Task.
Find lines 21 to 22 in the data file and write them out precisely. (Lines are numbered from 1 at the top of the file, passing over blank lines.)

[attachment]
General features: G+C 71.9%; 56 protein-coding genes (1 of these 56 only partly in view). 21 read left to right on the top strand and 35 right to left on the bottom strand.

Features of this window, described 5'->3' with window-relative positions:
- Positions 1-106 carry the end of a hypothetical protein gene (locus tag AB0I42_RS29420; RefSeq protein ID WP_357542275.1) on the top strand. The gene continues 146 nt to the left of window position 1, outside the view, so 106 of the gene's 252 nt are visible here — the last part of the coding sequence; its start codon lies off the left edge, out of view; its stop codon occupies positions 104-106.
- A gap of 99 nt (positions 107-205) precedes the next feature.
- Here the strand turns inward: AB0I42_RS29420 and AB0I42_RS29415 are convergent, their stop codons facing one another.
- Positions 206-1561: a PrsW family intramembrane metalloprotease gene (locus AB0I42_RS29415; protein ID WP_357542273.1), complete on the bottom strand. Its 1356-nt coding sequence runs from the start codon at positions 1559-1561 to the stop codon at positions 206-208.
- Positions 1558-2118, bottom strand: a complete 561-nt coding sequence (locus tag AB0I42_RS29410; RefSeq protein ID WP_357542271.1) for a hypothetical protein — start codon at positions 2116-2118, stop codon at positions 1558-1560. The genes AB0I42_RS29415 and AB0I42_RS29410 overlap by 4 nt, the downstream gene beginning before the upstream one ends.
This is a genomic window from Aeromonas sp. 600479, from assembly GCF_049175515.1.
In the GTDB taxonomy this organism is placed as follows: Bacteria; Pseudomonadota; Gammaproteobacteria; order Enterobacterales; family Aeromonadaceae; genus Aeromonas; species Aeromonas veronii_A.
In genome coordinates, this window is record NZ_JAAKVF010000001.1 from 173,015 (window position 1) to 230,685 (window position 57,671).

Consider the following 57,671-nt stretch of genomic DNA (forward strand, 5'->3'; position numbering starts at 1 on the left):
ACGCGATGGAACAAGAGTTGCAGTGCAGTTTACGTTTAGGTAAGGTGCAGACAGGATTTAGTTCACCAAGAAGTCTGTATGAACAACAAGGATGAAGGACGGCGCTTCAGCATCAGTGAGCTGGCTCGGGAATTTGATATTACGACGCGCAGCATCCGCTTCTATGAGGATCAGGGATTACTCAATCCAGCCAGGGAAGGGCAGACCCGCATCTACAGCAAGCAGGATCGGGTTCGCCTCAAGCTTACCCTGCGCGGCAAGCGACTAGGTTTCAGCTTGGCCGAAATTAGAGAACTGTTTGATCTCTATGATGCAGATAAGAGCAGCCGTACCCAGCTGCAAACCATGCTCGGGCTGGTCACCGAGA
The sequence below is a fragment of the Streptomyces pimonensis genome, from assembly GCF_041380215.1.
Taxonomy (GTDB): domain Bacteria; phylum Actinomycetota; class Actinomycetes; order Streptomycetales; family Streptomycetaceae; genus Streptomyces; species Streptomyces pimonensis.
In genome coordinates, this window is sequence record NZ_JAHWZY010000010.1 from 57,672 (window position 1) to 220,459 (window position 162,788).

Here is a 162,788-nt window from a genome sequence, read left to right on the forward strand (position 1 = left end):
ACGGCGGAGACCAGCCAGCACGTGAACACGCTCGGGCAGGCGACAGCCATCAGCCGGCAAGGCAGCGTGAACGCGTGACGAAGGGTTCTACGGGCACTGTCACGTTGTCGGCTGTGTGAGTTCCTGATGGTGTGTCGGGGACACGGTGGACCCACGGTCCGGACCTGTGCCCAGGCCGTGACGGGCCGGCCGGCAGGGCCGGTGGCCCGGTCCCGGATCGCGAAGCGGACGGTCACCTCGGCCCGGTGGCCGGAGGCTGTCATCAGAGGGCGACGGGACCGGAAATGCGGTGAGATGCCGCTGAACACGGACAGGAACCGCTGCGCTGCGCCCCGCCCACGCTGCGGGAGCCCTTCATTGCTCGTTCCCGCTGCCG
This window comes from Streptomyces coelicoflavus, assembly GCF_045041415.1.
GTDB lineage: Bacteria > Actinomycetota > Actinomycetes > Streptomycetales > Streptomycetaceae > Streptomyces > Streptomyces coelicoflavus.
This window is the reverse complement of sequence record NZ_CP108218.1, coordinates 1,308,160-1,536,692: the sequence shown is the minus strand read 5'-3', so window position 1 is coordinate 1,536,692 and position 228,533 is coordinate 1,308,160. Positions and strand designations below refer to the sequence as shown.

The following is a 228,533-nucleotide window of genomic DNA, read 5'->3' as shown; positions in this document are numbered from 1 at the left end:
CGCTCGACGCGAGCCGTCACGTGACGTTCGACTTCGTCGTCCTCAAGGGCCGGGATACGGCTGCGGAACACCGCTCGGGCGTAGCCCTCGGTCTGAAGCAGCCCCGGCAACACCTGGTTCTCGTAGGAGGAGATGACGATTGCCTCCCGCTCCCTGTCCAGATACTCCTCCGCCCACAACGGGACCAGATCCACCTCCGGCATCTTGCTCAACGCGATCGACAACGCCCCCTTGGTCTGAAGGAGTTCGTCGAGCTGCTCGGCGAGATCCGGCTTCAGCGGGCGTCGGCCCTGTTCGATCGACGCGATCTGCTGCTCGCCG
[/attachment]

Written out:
The following is a 228,533-nucleotide window of genomic DNA, read 5'->3' as shown; positions in this document are numbered from 1 at the left end:
CGCTCGACGCGAGCCGTCACGTGACGTTCGACTTCGTCGTCCTCAAGGGCCGGGATACGGCTGCGGAACACCGCTCGGGCGTAGCCCTCGGTCTGAAGCAGCCCCGGCAACACCTGGTTCTCGTAGGAGGAGATGACGATTGCCTCCCGCTCCCTGTCCAGATACTCCTCCGCCCACAACGGGACCAGATCCACCTCCGGCATCTTGCTCAACGCGATCGACAACGCCCCCTTGGTCTGAAGGAGTTCGTCGAGCTGCTCGGCGAGATCCGGCTTCAGCGGGCGTCGGCCCTGTTCGATCGACGCGATCTGCTGCTCGCCG